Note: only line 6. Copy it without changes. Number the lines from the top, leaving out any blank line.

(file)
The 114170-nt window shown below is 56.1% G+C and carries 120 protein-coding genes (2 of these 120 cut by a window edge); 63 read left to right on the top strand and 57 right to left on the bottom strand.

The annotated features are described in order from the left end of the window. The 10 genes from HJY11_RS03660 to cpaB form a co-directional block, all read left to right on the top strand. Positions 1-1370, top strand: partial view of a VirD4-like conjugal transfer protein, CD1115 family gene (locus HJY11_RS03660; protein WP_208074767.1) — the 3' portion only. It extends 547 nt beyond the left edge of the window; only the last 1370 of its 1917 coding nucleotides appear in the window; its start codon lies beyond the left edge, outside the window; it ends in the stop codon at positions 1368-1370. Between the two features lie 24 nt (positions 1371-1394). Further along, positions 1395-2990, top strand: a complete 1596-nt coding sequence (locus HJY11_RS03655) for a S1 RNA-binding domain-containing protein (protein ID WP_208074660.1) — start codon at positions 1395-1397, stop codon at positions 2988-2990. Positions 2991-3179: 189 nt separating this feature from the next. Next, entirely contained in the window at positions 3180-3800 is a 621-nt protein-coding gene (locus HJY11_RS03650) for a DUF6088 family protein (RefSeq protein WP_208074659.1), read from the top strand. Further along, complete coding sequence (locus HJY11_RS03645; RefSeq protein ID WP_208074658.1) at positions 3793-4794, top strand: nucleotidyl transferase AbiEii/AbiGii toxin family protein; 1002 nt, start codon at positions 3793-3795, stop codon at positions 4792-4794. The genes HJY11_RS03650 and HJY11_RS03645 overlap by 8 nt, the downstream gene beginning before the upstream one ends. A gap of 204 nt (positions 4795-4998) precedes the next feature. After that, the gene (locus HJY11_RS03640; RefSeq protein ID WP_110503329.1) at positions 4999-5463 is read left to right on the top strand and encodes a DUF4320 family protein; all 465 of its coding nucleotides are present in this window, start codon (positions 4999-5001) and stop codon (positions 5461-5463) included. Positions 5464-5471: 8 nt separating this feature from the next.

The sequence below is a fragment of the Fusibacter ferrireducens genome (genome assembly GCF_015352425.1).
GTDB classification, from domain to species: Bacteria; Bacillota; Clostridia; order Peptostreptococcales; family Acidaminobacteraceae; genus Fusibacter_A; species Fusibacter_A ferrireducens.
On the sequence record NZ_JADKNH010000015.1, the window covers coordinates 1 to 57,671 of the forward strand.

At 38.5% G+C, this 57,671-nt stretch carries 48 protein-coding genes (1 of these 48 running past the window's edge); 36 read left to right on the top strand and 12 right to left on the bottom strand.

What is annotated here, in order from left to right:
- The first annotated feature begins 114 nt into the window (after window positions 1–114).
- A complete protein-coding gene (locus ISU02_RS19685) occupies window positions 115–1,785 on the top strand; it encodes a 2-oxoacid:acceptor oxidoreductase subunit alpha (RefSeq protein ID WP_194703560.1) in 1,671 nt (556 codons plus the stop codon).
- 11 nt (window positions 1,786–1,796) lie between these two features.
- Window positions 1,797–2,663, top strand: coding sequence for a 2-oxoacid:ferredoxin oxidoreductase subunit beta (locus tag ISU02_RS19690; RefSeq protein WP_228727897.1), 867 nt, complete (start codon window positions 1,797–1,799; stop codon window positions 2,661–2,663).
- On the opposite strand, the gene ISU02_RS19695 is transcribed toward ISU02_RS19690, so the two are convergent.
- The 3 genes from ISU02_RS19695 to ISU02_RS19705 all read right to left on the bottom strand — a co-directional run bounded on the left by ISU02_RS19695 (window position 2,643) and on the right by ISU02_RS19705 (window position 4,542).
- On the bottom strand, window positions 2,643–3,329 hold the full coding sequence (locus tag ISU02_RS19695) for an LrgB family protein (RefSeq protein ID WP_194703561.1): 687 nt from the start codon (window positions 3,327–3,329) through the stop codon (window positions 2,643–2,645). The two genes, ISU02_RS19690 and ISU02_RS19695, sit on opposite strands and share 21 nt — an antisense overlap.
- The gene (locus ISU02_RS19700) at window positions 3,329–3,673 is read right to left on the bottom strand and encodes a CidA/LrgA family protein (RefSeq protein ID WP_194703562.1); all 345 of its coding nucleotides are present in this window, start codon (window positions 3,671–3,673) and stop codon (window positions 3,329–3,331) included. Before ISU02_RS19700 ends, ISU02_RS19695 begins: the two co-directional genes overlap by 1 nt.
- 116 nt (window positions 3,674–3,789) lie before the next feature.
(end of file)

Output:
At 38.5% G+C, this 57,671-nt stretch carries 48 protein-coding genes (1 of these 48 running past the window's edge); 36 read left to right on the top strand and 12 right to left on the bottom strand.